We might as well give it a name, this odd feeling of having been heard, understood—and ignored—by government.
It’s a familiar enough sensation, after all. It’s not that the lines of communication have broken down. It’s not that the message isn’t getting through. It’s not even that governments are inert or inactive. On the contrary, they’re whirlwinds of action. They’re just doing… something else… besides what circumstances warrant and populations demand.
This odd feeling is all I have after Mark Furey, Nova Scotia’s justice minister, and Bill Blair, the federal minister of public safety, announced the end of three months of confusion about how governments would respond to the April mass murder around Portapique, N.S. They’re convening a review. It’s like a public inquiry, only toothless and secretive. But look, they’ve put nice people in charge of it!
As recently as Wednesday, hundreds of people, many of them relatives and friends of the people Gabriel Wortman shot dead on April 18 and 19, marched in Bible Hill, N.S., demanding a full public inquiry into the murders. They are joined in this call by several of the country’s most prominent women’s groups; dozens of senators, including most of the senators Justin Trudeau has appointed; and much of the Dalhousie University law faculty.
Here’s the Nova Scotia Public Inquiries Act. It’s six paragraphs long. Two of them ensure that inquiries will have the power to compel witnesses to testify under oath. That’s central. As the women’s groups put it, “We wish to express our grave concern about, and opposition to, the use of any process for the federal-provincial response to the Nova Scotia mass shooting which is not fully open and public or which does not mandatorily compel the pertinent institutions and state actors to provide relevant information.”
So that’s who asked for a public inquiry. Who asked for an independent review panel? Give Furey credit for this much: When I asked him, he admitted nobody had. That’s zero people.
The rickety claptrap Furey and Blair announced will be backed by stern letters from both ministers ordering organizations they’re responsible for to cooperate with the review. That list includes “RCMP, the Canada Firearms Program, the Canada Border Services Agency, the Criminal Intelligence Service and the national Alert Ready Program.”
What happens if an organization ignores a stern letter? Well then, by God, the review panel can… complain to Blair and Furey (or their successors; the review panel is to report by August, 2021, which may well be after Nova Scotia and federal elections). If that doesn’t get the recalcitrant agencies to play ball, well then, by God, the review panel can… say so, in public.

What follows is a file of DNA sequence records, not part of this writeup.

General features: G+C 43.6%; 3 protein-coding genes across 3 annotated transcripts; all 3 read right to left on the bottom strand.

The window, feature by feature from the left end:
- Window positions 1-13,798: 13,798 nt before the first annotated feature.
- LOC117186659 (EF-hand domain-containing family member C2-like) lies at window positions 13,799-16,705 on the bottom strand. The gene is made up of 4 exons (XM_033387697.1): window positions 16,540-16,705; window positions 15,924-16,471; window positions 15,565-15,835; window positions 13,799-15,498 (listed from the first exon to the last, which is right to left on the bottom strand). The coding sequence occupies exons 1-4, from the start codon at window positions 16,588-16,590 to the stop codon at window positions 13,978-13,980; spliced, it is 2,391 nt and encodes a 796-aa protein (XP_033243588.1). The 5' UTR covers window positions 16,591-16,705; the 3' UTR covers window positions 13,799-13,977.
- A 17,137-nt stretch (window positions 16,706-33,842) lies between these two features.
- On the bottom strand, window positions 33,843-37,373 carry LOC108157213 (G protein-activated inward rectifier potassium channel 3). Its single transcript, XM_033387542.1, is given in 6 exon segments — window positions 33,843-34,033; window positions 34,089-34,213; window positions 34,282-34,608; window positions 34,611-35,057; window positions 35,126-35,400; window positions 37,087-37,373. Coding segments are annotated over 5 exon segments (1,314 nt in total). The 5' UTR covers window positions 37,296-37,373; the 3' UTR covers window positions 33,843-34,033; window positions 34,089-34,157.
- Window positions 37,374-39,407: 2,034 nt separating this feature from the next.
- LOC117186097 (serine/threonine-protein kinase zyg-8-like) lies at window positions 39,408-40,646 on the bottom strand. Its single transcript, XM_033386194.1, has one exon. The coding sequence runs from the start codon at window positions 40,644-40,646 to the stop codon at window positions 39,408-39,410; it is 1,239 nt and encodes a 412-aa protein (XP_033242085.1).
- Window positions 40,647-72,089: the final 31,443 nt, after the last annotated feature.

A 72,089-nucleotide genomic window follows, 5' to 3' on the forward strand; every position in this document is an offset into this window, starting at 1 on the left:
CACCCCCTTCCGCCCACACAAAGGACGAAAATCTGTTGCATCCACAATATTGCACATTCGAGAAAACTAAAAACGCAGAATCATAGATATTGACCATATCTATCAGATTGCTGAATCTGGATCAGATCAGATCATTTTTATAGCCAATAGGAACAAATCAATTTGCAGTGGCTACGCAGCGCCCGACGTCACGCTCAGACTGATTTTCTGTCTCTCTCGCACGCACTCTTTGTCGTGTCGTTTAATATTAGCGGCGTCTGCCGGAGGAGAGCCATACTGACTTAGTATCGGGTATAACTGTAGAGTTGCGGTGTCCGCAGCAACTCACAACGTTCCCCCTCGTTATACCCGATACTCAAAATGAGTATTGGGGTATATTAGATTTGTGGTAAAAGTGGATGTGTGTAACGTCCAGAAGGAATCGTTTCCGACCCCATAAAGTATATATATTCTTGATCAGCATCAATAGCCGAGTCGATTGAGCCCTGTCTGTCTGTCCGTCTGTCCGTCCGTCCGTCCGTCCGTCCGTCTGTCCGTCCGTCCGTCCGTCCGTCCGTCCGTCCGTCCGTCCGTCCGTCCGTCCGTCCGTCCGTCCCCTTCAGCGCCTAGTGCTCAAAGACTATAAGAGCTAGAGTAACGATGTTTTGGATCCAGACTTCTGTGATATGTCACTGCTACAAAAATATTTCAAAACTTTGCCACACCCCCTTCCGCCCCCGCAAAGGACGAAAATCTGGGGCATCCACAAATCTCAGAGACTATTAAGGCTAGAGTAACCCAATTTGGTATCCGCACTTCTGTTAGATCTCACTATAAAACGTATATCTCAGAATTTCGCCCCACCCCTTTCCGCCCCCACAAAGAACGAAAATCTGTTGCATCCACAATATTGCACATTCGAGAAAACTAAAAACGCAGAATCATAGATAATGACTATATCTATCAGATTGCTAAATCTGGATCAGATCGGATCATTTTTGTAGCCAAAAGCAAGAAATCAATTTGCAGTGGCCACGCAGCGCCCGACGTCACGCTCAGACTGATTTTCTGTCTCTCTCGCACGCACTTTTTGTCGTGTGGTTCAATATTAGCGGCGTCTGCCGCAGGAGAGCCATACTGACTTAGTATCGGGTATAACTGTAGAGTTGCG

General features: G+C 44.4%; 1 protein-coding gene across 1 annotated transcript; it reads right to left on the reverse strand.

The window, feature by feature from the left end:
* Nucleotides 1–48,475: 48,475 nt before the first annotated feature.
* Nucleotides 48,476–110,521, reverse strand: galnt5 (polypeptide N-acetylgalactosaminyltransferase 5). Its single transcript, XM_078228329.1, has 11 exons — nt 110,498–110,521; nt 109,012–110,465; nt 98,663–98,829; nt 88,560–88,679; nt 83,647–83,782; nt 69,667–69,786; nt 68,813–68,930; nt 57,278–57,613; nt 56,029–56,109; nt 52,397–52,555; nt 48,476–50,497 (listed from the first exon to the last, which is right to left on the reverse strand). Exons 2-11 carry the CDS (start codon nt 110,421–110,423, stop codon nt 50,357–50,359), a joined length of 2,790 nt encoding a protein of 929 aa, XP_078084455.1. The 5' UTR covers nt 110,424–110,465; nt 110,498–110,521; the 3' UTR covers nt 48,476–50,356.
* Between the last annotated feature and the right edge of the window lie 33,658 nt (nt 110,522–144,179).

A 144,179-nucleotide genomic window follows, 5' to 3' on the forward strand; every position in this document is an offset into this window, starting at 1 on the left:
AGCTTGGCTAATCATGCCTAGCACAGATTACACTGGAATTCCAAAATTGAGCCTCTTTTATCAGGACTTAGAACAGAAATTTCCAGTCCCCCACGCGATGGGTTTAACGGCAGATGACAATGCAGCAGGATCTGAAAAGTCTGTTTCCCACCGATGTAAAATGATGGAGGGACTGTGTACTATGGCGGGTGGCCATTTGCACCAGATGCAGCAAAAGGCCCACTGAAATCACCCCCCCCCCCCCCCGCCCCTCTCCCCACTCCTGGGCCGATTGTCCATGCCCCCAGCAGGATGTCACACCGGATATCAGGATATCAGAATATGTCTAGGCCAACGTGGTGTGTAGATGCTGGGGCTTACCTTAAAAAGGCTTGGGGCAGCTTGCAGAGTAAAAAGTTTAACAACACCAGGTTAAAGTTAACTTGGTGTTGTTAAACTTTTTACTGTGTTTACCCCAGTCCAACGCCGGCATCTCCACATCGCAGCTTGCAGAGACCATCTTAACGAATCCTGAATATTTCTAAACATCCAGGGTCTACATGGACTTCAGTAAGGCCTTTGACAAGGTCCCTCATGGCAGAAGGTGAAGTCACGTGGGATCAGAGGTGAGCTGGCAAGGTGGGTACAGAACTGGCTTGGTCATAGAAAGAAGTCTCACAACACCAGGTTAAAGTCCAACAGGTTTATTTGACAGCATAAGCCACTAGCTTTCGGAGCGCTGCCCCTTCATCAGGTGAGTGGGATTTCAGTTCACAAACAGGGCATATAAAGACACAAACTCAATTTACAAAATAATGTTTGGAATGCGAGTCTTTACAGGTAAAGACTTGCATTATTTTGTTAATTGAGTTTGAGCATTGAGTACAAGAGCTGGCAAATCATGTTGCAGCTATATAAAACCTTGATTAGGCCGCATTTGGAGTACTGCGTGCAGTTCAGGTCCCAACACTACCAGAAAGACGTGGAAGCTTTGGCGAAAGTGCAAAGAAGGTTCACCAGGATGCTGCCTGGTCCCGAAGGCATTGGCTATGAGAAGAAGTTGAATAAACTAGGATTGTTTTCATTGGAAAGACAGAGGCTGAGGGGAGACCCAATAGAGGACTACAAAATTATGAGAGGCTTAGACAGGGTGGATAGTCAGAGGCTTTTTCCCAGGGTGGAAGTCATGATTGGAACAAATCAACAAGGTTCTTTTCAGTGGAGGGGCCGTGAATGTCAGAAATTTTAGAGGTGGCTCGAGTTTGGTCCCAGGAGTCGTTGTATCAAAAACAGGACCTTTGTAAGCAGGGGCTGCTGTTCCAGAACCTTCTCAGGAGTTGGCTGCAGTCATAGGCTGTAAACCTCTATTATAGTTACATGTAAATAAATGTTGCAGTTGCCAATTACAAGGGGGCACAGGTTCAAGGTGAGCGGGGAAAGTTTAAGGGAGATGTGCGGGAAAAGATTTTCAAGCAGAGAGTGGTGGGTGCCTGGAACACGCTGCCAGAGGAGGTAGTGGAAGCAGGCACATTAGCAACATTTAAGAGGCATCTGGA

Stop, or I’ll shout “stop” again.
What’s to stop an RCMP officer from, say, retiring from the force and suddenly being institutionally out of reach of the review panel? Nothing, but thanks for asking. What’s to ensure you and I can see the testimony so we know whether it’s reflected in any final report? Nothing. There’s no provision for any public testimony, let alone for subpoena power or sworn veracity.
The ministers put great emphasis on the fact that interim and final reports from the panel will be public. They were extravagant in their praise for, as Furey put it, the “competence” of the panellists, who are led by former Nova Scotia Chief Justice Michael MacDonald and include former Fredericton police chief Leanne Fitch and Anne McLellan, the former federal justice minister who gets called for everything these days.
I agree they’re competent! But in our system (I find myself having to explain, as if to a child), we don’t send people into public tasks armed with only their competence. We normally like to arm them with an apparatus of law. Anne McLellan was competent before she had the authority to introduce laws in Parliament. But it was the authority that made her a minister of the Crown. Leanne Fitch was competent before she had the authority to administer lethal violence. But it was the authority that made her a cop.
I know Furey and Blair know this. Their news conference was an exercise in saying obvious things while ignoring other obvious things, for reasons about which we can only speculate until one of them writes his memoirs. In that gap between the act and the explanation, a gap that will certainly last years, lies the latest erosion of our sense that we are understood by the people who get to confiscate our money and tell us what we are permitted to do. It’s alienating.
Before the ministers’ announcement, I asked Dalhousie University law professor Archibald Kaiser for some comment on the delay in announcing any sort of inquiry. Kaiser sent me a long, thoughtful essay. “Instead of reassuring the public, the behaviour of governments has been opaque, tardy, uncertain, avoidant and condescending,” he wrote. “It is hard to make sense of why there have been so many bungles and missed opportunities in the aftermath of Canada’s worst mass killing.”
Probably this… thing the ministers have concocted will be better than nothing. Certainly the two governments’ amen corners will activate on Twitter to warn us that if we are ungrateful, other parties might replace them in government, and then where would we be. This is our lot: government by slogan, diversion and threat. Surely there should be a name for that.